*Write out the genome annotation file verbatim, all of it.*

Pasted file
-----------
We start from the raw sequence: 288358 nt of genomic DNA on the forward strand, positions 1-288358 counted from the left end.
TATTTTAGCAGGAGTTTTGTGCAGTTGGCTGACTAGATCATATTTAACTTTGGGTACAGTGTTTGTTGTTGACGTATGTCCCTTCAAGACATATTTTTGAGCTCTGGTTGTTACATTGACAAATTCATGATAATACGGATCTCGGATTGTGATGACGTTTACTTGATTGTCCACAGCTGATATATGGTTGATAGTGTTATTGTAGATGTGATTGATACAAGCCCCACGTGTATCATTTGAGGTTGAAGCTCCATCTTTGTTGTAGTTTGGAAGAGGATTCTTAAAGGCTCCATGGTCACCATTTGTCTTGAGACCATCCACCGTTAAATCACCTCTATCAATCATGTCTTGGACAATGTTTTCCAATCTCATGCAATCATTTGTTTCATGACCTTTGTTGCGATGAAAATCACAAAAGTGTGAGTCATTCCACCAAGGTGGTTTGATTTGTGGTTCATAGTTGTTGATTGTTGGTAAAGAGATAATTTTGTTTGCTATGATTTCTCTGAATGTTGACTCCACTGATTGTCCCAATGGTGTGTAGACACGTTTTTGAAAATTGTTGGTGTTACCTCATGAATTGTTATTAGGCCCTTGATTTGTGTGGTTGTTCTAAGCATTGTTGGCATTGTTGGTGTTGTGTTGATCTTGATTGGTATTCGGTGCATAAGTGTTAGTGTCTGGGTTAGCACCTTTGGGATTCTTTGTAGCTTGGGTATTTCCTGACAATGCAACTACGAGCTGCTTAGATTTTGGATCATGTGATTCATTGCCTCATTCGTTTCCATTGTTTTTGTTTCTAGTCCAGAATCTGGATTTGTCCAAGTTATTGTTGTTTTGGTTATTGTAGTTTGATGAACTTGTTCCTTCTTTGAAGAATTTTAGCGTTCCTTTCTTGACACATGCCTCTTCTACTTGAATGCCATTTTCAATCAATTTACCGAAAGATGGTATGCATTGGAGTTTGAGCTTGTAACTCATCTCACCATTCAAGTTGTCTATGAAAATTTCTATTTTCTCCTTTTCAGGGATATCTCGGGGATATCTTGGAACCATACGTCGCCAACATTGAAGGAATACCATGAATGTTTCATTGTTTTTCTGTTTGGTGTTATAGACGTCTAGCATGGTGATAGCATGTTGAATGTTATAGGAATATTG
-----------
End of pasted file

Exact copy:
We start from the raw sequence: 288358 nt of genomic DNA on the forward strand, positions 1-288358 counted from the left end.
TATTTTAGCAGGAGTTTTGTGCAGTTGGCTGACTAGATCATATTTAACTTTGGGTACAGTGTTTGTTGTTGACGTATGTCCCTTCAAGACATATTTTTGAGCTCTGGTTGTTACATTGACAAATTCATGATAATACGGATCTCGGATTGTGATGACGTTTACTTGATTGTCCACAGCTGATATATGGTTGATAGTGTTATTGTAGATGTGATTGATACAAGCCCCACGTGTATCATTTGAGGTTGAAGCTCCATCTTTGTTGTAGTTTGGAAGAGGATTCTTAAAGGCTCCATGGTCACCATTTGTCTTGAGACCATCCACCGTTAAATCACCTCTATCAATCATGTCTTGGACAATGTTTTCCAATCTCATGCAATCATTTGTTTCATGACCTTTGTTGCGATGAAAATCACAAAAGTGTGAGTCATTCCACCAAGGTGGTTTGATTTGTGGTTCATAGTTGTTGATTGTTGGTAAAGAGATAATTTTGTTTGCTATGATTTCTCTGAATGTTGACTCCACTGATTGTCCCAATGGTGTGTAGACACGTTTTTGAAAATTGTTGGTGTTACCTCATGAATTGTTATTAGGCCCTTGATTTGTGTGGTTGTTCTAAGCATTGTTGGCATTGTTGGTGTTGTGTTGATCTTGATTGGTATTCGGTGCATAAGTGTTAGTGTCTGGGTTAGCACCTTTGGGATTCTTTGTAGCTTGGGTATTTCCTGACAATGCAACTACGAGCTGCTTAGATTTTGGATCATGTGATTCATTGCCTCATTCGTTTCCATTGTTTTTGTTTCTAGTCCAGAATCTGGATTTGTCCAAGTTATTGTTGTTTTGGTTATTGTAGTTTGATGAACTTGTTCCTTCTTTGAAGAATTTTAGCGTTCCTTTCTTGACACATGCCTCTTCTACTTGAATGCCATTTTCAATCAATTTACCGAAAGATGGTATGCATTGGAGTTTGAGCTTGTAACTCATCTCACCATTCAAGTTGTCTATGAAAATTTCTATTTTCTCCTTTTCAGGGATATCTCGGGGATATCTTGGAACCATACGTCGCCAACATTGAAGGAATACCATGAATGTTTCATTGTTTTTCTGTTTGGTGTTATAGACGTCTAGCATGGTGATAGCATGTTGAATGTTATAGGAATATTG